Here at The Russ Belville Show, we read reports on the War on (Certain American Citizens Using Non-Pharmaceutical, Non-Alcoholic, Tobacco-Free) Drugs every day. While all aspects of the Prohibition War are tragic and absurd, here are six ways that the criminalization of marijuana defies all reason and logic.
1. Using marijuana is worse than raping a child.
Drugs are so reviled in our society that using them is considered worse than any other crime. If you commit violent crimes – arson or rape, for instance – a judge will determine all the facts of the case and consider your criminal record, if any, in sentencing you to prison or not. But if you are caught selling or growing marijuana, there are mandatory minimum sentences involved at the federal and most state levels that take the power of sentencing out of a judge’s hands and turns it into a Chinese take-out menu – a marijuana plant from Column A, within 1000 feet of a school from Column B, that’ll be 10 years with no parole, please.
Still don’t believe drug use is considered worse than violent crime? Then why does our federal government pay a bounty for drug arrests, but no other arrests? These monies are called Byrne Grants and they are awarded to local police department for the express purpose of fighting drug crime. In actuality, they incentivize police to go after low-level drug offenders for the easy stat-padding drug arrest, rather than the tougher-to-catch-and-prosecute drug kingpins or the actual violent criminals out there.
Still not convinced? Then explain how the Supreme Court could find the death penalty unconstitutional to punish the raping of a child, but there still exists on the books a federal death penalty for growing 60,000 marijuana plants? Or how a serial raping arsonist in Montana gets less time than a guy who merely rented space to a medical marijuana dispensary? Or how a guy who pleads no contest to sodomizing a four-year-old in Oklahoma gets a year behind bars but a college student with a keif box could get life in prison. Or why there are more arrests for marijuana possession almost every year than for all violent crimes combined?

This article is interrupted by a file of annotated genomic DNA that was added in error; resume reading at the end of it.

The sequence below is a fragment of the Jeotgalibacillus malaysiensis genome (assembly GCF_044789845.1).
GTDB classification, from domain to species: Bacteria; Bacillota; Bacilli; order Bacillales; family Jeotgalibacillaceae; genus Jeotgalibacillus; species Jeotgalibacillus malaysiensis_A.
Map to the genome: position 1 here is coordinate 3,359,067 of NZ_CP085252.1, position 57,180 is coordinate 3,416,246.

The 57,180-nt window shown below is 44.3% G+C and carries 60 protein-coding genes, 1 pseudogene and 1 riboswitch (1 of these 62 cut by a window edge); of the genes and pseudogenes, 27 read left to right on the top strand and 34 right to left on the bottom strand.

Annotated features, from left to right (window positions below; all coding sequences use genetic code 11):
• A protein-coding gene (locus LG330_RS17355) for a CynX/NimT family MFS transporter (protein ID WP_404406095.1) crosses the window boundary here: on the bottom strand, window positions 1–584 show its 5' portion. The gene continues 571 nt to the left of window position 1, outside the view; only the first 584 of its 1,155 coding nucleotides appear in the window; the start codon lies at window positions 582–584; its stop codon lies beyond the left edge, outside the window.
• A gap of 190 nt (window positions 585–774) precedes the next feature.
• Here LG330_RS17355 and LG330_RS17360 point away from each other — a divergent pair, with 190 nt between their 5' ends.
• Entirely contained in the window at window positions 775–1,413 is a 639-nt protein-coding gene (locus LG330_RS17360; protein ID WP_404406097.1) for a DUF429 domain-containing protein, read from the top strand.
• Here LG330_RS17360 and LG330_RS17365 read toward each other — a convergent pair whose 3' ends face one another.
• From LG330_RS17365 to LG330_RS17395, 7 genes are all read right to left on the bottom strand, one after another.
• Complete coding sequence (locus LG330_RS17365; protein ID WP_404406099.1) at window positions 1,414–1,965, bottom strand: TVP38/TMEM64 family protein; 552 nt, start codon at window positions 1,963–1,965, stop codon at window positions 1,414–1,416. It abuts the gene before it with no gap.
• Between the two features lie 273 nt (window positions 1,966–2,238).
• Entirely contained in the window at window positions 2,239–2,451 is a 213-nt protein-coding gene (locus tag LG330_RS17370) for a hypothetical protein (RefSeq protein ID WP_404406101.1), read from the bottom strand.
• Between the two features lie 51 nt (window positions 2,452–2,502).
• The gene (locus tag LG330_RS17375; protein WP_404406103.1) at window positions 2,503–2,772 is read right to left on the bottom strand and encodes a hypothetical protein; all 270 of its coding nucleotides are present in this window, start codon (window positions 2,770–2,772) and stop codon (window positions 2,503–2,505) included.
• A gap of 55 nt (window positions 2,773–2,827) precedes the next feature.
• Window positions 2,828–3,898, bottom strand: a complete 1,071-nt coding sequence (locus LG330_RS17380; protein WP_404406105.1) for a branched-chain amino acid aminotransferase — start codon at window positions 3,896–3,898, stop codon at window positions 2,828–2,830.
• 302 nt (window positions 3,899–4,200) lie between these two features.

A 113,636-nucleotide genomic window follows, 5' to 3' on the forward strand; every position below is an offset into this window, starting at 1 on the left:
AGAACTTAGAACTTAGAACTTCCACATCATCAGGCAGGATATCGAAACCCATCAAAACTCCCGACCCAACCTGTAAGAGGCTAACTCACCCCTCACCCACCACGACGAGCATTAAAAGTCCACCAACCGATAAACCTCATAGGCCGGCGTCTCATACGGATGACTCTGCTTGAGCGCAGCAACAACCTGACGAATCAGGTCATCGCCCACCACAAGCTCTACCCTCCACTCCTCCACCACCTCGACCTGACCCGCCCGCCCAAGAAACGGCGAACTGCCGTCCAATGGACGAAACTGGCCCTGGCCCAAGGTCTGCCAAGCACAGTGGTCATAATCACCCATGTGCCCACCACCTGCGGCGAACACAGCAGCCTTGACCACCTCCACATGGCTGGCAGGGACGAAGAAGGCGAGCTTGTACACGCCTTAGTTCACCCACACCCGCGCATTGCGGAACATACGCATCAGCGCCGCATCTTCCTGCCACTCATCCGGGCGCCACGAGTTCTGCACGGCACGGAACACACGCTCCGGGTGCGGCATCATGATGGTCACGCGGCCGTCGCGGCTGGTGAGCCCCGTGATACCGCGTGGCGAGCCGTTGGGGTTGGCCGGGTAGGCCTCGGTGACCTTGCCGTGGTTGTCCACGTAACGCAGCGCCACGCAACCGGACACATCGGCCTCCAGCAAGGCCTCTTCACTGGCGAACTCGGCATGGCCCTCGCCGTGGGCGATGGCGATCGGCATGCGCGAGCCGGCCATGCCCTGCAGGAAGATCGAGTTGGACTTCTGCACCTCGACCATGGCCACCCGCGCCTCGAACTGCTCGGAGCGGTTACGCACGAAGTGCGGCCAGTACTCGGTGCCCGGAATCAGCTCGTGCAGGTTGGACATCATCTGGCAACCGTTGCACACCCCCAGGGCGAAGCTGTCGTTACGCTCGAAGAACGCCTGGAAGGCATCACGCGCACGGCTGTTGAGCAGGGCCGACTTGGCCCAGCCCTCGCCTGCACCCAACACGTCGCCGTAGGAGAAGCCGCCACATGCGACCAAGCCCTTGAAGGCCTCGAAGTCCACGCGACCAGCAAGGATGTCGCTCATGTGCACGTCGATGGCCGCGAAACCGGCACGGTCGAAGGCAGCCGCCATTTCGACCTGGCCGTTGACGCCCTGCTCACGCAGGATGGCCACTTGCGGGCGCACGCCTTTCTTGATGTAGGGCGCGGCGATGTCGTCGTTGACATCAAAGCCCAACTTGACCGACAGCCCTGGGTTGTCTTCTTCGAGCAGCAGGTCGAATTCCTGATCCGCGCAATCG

2. Your God may have specified a holy sacrament that’s too popular among non-believers.
Even an American educated in one of our fine public schools knows our Constitution recognizes our freedom of religion. You can be Catholic, Baptist, Mormon, or have no religion at all, and that right is so important our Founding Fathers made it part of our First Amendment, just a few pages after the parts about their black people being 60% human. You may practice your religion any way you choose, so long as you don’t violate other laws. So inquisitions, stoning gays, and plural marriages are out, no matter how strongly your God boldfaced and italicized them in the manual.
But even then, our courts have given believers some latitude to violate laws in the name of religion. Nowhere is this more evident than in the use of drugs as a “holy sacrament”. A parent allowing their seven-year-old child a gulp of wine at the Olive Garden might earn a visit from Child Protective Services, but the same gulp at the cathedral is acceptable for children when it is the Blood of Christ. And our Supreme Court has ruled that the use of an illegal Schedule I drug can be allowed for adherents of a South American religion using ayahuasca tea, a powerful hallucinogen that is considered sacrament by believers. Our Congress even went so far as to pass a Religious Freedom Restoration Act (RFRA) to protect such use when the Supreme Court allowed the State of Oregon to deny unemployment benefits to two Native Americans who were fired over sacramental peyote use.
So that’s great news for the sincere Rastafarians and Coptic Christians who consider ganja to be the “tree of life” and “the healing of the nations”, right? Or, for that matter, any Jew or Christian who believes their creation story’s descriptions of “every herb bearing seed”, right?
Nope. In this case, their God picked too popular a sacrament. In passing the RFRA, Congress sought to restore “the Sherbert Test”. Under Sherbert, Congress can only prevent someone from exercising their religion if it can show a compelling state interest to do so, and has tried to do so in the least burdensome way to the religion.
In the case of drug laws, the compelling state interest is preventing you from using drugs. Very few people use ayahuasca tea or peyote, it doesn’t grow everywhere, the religions that find them sacred are well-established in historical tradition, and the sincere adherents are easily identifiable. So allowing a few native religious believers their powerful psychedelic sacraments isn’t going to seriously hinder any efforts to prevent you from using those drugs.
But your herb stash? That’s different, because there are 26 million Americans who are toking at least once a year and pot grows like a weed. Allowing the Rastas to freely use their sacred ganja would mean a huge rise in the number of stinky white kids with bad dreadlocks claiming to be Rastas just to avoid arrest. Worse, from the prohibitionist point of view, the Spicolis and Slaters of the world would suddenly become prophets of countless Churches of the Holy Bong, and trying to stop anyone from using, buying, growing, or selling pot would become near impossible.